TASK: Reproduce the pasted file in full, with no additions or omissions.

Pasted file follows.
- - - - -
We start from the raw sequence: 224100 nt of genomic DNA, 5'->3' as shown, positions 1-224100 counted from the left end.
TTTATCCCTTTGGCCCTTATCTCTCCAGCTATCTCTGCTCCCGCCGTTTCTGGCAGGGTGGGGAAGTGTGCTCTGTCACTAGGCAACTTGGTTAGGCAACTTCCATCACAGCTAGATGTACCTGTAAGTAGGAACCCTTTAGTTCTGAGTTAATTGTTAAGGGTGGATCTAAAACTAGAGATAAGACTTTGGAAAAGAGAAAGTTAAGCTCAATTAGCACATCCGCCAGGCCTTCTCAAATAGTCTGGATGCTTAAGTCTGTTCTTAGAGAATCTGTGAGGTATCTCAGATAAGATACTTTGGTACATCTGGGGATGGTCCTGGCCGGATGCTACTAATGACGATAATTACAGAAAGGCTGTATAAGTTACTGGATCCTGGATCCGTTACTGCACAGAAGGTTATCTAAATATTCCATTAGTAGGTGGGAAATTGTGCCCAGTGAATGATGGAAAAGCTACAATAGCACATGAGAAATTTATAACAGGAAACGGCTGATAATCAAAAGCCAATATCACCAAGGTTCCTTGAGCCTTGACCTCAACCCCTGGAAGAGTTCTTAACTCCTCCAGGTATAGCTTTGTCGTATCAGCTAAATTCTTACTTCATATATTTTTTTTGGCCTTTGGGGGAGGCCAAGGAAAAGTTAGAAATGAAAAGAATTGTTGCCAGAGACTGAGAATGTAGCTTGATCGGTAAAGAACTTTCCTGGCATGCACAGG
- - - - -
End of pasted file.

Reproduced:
We start from the raw sequence: 224100 nt of genomic DNA, 5'->3' as shown, positions 1-224100 counted from the left end.
TTTATCCCTTTGGCCCTTATCTCTCCAGCTATCTCTGCTCCCGCCGTTTCTGGCAGGGTGGGGAAGTGTGCTCTGTCACTAGGCAACTTGGTTAGGCAACTTCCATCACAGCTAGATGTACCTGTAAGTAGGAACCCTTTAGTTCTGAGTTAATTGTTAAGGGTGGATCTAAAACTAGAGATAAGACTTTGGAAAAGAGAAAGTTAAGCTCAATTAGCACATCCGCCAGGCCTTCTCAAATAGTCTGGATGCTTAAGTCTGTTCTTAGAGAATCTGTGAGGTATCTCAGATAAGATACTTTGGTACATCTGGGGATGGTCCTGGCCGGATGCTACTAATGACGATAATTACAGAAAGGCTGTATAAGTTACTGGATCCTGGATCCGTTACTGCACAGAAGGTTATCTAAATATTCCATTAGTAGGTGGGAAATTGTGCCCAGTGAATGATGGAAAAGCTACAATAGCACATGAGAAATTTATAACAGGAAACGGCTGATAATCAAAAGCCAATATCACCAAGGTTCCTTGAGCCTTGACCTCAACCCCTGGAAGAGTTCTTAACTCCTCCAGGTATAGCTTTGTCGTATCAGCTAAATTCTTACTTCATATATTTTTTTTGGCCTTTGGGGGAGGCCAAGGAAAAGTTAGAAATGAAAAGAATTGTTGCCAGAGACTGAGAATGTAGCTTGATCGGTAAAGAACTTTCCTGGCATGCACAGG